Zero Waste is a whole-system approach to redesigning
the w

ay resources and materials flow through society. This
is its key competitive advantage. The thinking behind
landfills and incineration accepts that waste exists and must
be got rid of; Zero Waste says that it shouldn't exist and that
waste is a signal of design failure, representing inefficiency,
or as business puts it, 'lost profit'. It says that existing
technologies are born of the thinking that caused the
problem and, as such, will never solve it.


In many senses, the battle between community and
corporate ownership of the discard supply is the battle
between two completely different world views. Small local
community organizations and recycling companies on the
one hand, who want to create jobs and business
opportunities from waste, pitched against big national and
international companies who see it as a straight business
proposition to increase shareholder returns.














New Zealand Case Study 3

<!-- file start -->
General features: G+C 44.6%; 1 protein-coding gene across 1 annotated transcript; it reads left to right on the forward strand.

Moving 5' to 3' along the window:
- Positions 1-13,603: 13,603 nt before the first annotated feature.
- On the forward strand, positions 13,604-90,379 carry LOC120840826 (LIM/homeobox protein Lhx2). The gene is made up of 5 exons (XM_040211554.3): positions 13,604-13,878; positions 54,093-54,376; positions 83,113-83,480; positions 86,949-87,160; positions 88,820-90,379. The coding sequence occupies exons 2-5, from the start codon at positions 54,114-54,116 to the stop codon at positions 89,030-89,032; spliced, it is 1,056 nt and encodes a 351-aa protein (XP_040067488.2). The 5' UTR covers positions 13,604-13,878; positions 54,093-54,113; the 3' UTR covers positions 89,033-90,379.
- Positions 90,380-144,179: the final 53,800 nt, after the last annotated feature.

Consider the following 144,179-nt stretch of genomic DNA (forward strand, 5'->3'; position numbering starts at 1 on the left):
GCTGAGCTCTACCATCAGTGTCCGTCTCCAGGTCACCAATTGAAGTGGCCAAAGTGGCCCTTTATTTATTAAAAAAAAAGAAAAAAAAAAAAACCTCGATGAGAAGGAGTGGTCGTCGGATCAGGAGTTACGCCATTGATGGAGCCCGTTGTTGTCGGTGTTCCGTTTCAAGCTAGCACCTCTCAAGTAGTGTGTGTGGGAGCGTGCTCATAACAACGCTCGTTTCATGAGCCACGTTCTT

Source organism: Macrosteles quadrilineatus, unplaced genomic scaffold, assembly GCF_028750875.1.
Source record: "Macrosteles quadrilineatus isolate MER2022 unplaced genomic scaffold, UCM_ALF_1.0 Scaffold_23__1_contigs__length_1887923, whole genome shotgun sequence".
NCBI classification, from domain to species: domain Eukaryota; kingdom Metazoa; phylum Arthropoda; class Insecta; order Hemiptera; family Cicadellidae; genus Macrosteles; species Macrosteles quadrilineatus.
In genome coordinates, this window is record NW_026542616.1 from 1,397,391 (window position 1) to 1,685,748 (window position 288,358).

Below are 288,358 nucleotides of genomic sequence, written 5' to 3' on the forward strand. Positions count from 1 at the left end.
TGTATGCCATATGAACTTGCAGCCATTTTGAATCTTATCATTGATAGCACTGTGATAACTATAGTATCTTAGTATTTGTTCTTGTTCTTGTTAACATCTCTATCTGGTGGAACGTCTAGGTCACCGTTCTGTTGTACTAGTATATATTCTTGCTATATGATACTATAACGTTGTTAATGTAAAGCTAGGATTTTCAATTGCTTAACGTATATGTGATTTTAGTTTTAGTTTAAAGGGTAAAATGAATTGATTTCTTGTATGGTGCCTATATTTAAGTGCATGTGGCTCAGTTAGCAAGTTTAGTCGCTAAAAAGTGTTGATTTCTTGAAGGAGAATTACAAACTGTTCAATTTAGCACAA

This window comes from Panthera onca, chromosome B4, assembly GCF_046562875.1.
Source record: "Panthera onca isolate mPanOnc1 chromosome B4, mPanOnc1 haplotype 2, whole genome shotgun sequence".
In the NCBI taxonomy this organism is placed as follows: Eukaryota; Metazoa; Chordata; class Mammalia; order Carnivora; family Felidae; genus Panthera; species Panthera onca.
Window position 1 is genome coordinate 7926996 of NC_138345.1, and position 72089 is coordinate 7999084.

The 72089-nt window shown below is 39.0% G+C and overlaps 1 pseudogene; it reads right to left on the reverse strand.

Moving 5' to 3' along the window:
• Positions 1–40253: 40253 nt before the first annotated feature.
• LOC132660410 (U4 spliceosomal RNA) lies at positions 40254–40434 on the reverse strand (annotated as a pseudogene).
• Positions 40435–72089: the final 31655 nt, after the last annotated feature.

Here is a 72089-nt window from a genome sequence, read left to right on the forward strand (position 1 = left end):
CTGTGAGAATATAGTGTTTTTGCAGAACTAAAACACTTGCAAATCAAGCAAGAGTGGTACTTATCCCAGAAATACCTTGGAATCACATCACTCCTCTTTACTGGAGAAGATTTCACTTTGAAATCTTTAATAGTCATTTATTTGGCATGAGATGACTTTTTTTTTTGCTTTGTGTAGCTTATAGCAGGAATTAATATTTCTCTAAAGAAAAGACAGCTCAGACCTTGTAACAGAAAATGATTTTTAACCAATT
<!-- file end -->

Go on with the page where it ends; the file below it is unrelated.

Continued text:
Planning for a whole system approach

Mackenzie (population 4000, plus seasonal tourism)


MacKenzie District Council was the 13th council to adopt
Zero Waste, in November 1999, and it has set a target
date of 2014. Like Kaikoura, it has a seasonal tourist influx
necessitating a waste minimization strategy that works as
well in the tourist season as in the off season.

Council staff spent a significant amount of time running
financial models to assess
its options and the financial
impact of each option. Each
option was also assessed
for how well it would deliver
on the Zero Waste goal.
The outcome of this
planning was the launch of
a range of new waste
minimization systems in
June 2002. These include:









  • a new, three-bag,
    kerbside collection
    system for household
    residents, with one bag
    for recyclables, one for
    organics and one for
    residual waste. This is
    the first of its kind in
    New Zealand

  • the construction and
    in-house operation of three new Resource Recovery